And then there’s the environment into which we’ll release these GE microbes. Consider this—of the billions of species of microbes that make up the living soil, we understand the function of only a few hundred thousand, far less than one percent. And we understand even less the complex relationships that microbes have with each other and with plants and other living things.
Despite these unknowns, biotech and pesticide companies are speeding ahead with the commercialization of GE soil microbes with very little government oversight. Proven® is already being used on over three million acres of U.S. farmland. And BASF sells a 2.0 version of its 40-million-acre Poncho®/VOTiVO® seed treatment that includes a GE bacteria aimed at improving plant health.
There may be more GE microbes available to farmers, but it’s all but impossible to figure out what they are. The U.S. Environmental Protection Agency (EPA) says it has registered eight GE microbes as pesticides on its website, but there is no publicly available information on what they are or whether they have been commercialized. This extreme lack of transparency precludes the type of informed, scientific debate that we should be having about this new technology.
The U.S. Department of Agriculture and EPA have jurisdiction over different types of GE microbes, enhancing confusion, and neither has developed regulations that account for their unique properties. Once products are released, there is no program dedicated to surveilling the extent of their use or safety over time.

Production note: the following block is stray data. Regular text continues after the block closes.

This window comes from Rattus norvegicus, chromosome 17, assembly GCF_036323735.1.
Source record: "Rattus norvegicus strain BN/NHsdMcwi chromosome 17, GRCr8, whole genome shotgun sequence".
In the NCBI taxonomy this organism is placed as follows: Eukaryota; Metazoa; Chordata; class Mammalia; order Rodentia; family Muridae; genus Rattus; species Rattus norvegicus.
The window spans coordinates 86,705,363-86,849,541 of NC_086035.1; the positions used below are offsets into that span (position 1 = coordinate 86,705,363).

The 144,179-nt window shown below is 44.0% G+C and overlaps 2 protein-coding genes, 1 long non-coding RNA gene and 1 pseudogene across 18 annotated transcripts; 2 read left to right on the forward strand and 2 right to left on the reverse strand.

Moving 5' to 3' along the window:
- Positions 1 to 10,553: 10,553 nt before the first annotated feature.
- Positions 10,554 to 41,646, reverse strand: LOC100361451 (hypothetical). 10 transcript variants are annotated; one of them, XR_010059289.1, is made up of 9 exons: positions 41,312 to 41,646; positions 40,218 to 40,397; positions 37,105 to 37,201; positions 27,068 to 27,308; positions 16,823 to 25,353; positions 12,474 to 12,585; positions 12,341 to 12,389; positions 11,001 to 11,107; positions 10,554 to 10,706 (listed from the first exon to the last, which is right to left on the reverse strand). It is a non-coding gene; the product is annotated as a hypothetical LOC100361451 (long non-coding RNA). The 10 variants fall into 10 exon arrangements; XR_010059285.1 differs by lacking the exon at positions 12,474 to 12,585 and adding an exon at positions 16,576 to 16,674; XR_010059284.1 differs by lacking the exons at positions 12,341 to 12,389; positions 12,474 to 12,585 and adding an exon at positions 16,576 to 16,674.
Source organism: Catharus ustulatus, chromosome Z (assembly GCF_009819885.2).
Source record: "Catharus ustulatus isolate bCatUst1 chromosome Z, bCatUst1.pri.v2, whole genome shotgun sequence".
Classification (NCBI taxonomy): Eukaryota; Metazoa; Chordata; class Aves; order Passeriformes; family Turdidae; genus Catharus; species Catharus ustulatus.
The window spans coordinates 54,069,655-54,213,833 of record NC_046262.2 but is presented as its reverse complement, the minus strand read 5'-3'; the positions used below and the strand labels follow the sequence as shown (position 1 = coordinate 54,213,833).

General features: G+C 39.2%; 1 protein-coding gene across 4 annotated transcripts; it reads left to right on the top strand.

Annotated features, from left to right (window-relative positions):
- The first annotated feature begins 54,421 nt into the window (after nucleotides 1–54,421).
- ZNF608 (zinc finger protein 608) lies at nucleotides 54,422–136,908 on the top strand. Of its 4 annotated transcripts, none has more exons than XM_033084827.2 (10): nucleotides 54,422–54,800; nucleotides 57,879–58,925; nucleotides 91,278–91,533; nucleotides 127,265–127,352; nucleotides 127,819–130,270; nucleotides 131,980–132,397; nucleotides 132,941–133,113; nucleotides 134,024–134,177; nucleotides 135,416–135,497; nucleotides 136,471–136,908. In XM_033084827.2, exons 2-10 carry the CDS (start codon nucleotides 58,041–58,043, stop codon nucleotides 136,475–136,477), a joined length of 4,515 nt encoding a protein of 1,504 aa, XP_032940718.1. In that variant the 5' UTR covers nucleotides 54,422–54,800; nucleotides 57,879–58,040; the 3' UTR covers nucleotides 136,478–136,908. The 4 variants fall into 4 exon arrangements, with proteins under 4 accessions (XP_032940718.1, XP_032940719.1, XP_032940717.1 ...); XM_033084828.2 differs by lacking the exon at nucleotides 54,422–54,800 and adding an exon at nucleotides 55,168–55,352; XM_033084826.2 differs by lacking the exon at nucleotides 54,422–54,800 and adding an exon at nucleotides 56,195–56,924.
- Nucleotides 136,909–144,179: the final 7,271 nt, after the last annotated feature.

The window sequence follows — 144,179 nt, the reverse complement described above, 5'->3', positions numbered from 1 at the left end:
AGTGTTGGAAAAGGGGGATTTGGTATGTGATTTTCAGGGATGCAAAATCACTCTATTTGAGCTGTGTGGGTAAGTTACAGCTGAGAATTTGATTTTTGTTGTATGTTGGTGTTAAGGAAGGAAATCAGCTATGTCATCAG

The regulatory system is set to rapidly greenlight new GE microbes without assessing their potential health and environmental risks. And given that the biologicals market is booming—with Bayer, Syngenta, BASF, and Corteva spending millions to acquire biologicals companies in recent years—we are likely on the cusp of a wave of new GE biologicals moving from the lab to the field.
While a shift toward biological solutions could be a huge win for the environment and public health, farmers and policymakers will be challenged to decipher legitimate claims from false marketing. Already, Bayer and other companies are trotting out the debunked trope of ‘feeding the world’ in their marketing of biologicals. They are also claiming their leadership in regenerative agriculture. Yet, the industry is indicating that it intends biologicals to be add-ons rather than replacements to its toxic products. Take BASF’s 2.0 seed treatment—it combines a GE biological with a toxic neonicotinoid insecticide associated with the decimation of pollinators and growing concerns for human health.
This strategy was made clear from the stage of the Biologicals Summit when Bayer’s representative, Peter Muller, said, “biologicals are one instrument in an orchestra. They will play an important part as a complement with many tools in the toolbox.”
In the face of climate change and biodiversity loss, we need a deeper shift. Adding biologicals to a failing industrial farming system and tricking microbes to act more like chemicals, by pumping out nitrogen for example, doesn’t harness the true power of biology—the complex, living relationships between soil organisms, plants, air, and water that sustain life on earth. We can farm in accordance with these relationships. Millenia of farmer experience and decades of modern organic and agroecological farming show the way.
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Photo courtesy of Adrian Infernus, Unsplash